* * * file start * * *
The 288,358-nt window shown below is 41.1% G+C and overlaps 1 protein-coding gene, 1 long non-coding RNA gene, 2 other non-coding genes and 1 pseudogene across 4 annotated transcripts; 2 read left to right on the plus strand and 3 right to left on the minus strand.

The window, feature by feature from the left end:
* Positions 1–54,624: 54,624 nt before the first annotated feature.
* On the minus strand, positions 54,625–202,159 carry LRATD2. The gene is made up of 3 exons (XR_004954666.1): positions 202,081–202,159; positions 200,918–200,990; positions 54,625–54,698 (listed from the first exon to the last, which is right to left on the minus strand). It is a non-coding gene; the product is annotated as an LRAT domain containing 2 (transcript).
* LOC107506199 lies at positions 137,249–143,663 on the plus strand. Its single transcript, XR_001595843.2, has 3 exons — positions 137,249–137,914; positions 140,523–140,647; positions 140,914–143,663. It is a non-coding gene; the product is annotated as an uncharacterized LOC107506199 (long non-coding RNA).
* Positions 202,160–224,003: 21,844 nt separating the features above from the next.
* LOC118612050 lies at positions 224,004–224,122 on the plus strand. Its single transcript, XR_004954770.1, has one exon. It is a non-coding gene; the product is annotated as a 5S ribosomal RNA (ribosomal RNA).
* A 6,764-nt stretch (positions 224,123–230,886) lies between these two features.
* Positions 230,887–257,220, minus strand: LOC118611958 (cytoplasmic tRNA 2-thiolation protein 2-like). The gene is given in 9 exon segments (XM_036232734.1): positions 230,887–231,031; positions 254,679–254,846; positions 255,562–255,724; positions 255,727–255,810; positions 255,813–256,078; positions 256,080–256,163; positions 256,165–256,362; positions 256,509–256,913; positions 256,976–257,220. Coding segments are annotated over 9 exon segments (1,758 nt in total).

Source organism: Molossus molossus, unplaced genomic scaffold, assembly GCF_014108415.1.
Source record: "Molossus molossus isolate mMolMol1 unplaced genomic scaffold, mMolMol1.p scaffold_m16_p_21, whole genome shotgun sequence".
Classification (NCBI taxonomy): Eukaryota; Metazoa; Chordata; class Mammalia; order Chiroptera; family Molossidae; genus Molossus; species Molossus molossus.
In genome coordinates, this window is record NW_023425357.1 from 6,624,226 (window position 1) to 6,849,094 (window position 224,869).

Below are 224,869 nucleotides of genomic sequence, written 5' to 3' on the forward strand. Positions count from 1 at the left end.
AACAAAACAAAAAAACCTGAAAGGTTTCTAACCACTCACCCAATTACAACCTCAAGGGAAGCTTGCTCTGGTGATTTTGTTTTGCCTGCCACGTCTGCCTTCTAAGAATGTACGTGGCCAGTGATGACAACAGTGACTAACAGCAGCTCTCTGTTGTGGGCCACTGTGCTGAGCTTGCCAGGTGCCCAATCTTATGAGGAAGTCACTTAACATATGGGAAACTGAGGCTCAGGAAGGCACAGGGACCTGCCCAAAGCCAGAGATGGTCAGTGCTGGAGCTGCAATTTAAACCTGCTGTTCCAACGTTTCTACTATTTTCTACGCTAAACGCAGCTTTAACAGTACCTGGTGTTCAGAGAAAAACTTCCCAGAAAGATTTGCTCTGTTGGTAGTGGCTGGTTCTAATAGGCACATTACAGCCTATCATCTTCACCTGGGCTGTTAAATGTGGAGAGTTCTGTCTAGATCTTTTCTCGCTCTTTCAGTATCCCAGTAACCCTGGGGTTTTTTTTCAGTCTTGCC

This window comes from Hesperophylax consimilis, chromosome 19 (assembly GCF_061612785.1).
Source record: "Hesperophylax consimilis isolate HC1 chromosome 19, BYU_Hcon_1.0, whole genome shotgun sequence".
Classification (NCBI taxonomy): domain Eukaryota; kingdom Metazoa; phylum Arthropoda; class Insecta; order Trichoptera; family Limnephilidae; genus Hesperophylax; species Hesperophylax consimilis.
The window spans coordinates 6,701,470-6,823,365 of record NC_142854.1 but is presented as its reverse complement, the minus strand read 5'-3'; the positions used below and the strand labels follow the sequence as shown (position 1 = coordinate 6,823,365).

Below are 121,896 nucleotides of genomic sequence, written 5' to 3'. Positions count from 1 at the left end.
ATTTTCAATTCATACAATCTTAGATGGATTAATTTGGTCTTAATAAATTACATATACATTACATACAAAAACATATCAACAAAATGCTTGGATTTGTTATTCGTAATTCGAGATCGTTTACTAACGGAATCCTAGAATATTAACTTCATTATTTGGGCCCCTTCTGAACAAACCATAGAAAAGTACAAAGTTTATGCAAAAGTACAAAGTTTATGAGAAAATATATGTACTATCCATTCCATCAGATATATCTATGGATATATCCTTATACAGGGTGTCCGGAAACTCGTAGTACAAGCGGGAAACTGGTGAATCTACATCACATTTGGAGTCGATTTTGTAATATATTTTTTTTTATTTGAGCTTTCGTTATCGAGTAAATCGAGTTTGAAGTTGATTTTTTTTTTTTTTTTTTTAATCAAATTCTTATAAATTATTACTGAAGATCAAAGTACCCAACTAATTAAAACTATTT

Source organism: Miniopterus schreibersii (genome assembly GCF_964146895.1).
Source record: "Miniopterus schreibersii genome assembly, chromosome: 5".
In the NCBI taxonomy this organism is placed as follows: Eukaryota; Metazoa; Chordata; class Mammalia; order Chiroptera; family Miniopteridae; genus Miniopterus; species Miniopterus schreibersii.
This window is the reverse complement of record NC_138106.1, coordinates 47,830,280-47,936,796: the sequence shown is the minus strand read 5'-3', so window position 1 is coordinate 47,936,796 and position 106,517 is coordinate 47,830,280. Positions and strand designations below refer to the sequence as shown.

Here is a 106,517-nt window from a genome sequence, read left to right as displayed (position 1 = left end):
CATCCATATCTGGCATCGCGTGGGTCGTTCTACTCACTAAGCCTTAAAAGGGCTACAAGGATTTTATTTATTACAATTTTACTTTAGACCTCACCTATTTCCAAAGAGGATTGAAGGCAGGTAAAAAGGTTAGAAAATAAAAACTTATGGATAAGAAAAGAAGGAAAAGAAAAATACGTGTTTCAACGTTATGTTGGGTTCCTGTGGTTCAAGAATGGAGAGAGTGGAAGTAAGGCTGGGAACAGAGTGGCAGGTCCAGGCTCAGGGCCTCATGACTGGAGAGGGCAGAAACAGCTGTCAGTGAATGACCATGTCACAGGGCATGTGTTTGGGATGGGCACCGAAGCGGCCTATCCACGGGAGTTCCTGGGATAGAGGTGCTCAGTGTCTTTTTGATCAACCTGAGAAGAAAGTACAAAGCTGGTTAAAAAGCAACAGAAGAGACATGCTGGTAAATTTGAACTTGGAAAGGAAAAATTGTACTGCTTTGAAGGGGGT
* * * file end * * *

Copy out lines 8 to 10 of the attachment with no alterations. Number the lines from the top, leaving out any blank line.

* A 6,764-nt stretch (positions 224,123–230,886) lies between these two features.
* Positions 230,887–257,220, minus strand: LOC118611958 (cytoplasmic tRNA 2-thiolation protein 2-like). The gene is given in 9 exon segments (XM_036232734.1): positions 230,887–231,031; positions 254,679–254,846; positions 255,562–255,724; positions 255,727–255,810; positions 255,813–256,078; positions 256,080–256,163; positions 256,165–256,362; positions 256,509–256,913; positions 256,976–257,220. Coding segments are annotated over 9 exon segments (1,758 nt in total).

Source organism: Molossus molossus, unplaced genomic scaffold, assembly GCF_014108415.1.